Greenville, NC – Pop culture says most of us have an "inner child" inside us that never grows up. This inner child splashes in puddles, hits others with the kickball, hoards dolls and wants to race downhill on a skateboard.
If most everyone else has an inner child, I have an inner card shark. Beneath my grown-up exterior lies an ice-cream loving card player who needs a nap. If you deal me a hand, I'd better win. Or I'll kick you.
I got to be an 8-year-old card shark naturally enough playing cards with my father. Back in the day, he made the circuit of smoky back rooms where glasses of Scotch sat on tables like amber paperweights, surrounded by decks of cards and dollar bills.
Do you think we played ordinary kid games like Go Fish or Old Maid? No way. Dad and I played Rummy. Gin Rummy.
Don't confuse Gin Rummy with ordinary Rummy. That Rummy is a gentle game for friends, and to focus on winning is almost impolite.
No, Gin Rummy is not a friendly game. The goal is to match your cards into sets, as fast as possible and declare yourself the winner. And then mock your opponent until he cries.
Dad and I played just as tough as he did with his slick, poker-faced friends. He never gave me a break and when I made a mistake, I lost. I loved it - loved the fast play, the high stakes and the sheer blood lust of playing for keeps.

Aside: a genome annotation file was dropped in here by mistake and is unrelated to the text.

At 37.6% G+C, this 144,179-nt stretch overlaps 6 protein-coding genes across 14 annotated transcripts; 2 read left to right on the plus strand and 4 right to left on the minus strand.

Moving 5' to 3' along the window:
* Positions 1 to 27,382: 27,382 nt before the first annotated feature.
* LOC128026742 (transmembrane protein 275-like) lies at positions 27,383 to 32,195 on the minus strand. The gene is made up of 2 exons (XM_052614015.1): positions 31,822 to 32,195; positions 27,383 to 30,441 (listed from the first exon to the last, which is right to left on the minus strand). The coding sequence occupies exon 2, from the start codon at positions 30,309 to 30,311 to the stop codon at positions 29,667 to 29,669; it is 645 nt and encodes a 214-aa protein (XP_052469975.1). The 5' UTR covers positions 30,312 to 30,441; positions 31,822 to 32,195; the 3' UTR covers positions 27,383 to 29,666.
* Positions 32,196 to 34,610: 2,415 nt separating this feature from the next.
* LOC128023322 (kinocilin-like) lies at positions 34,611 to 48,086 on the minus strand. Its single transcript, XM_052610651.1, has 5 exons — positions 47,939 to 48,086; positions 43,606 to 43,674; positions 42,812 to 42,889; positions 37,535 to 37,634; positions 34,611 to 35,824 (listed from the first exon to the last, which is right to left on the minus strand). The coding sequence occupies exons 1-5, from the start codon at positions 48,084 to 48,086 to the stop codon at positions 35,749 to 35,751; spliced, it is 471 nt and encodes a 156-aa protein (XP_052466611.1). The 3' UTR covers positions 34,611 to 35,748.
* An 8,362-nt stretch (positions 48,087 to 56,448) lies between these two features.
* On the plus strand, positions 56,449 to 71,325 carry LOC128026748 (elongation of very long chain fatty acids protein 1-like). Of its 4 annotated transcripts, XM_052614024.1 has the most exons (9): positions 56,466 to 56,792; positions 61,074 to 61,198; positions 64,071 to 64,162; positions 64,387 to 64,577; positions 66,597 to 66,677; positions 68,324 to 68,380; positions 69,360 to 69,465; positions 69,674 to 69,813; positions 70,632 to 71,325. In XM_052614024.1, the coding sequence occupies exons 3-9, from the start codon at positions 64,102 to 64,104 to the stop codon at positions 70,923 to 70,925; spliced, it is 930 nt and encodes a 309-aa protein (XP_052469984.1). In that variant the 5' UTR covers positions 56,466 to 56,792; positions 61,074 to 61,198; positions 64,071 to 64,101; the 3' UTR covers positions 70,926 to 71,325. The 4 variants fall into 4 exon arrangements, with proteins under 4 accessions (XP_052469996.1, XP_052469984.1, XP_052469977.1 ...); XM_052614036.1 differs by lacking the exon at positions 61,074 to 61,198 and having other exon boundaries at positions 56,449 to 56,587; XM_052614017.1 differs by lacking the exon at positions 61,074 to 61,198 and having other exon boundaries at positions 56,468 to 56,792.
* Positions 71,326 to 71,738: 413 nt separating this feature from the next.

His advice included gems like, You'll never win waiting on four of a kind. Better hold onto pairs and match them into threes to go out faster. Or, Don't hold your high cards, cause they count against you when you lose, and It's better to get three of a kind than try for straights..
But his favorite was A card laid is a card played. Just say that during a family Rummy game.
Sometimes my husband and I pull out the cards for a nice game of two-handed solitaire. Every once in a while we play Rummy - the friendly version.
The teeth and claws come out, and I get a bloodthirsty look. I clutch the cards and shuffle violently. Greg looks at me, and instead of his wife, sees the Inner Card Shark leering at him.
"On second thought," he'll say, "let's just watch a movie."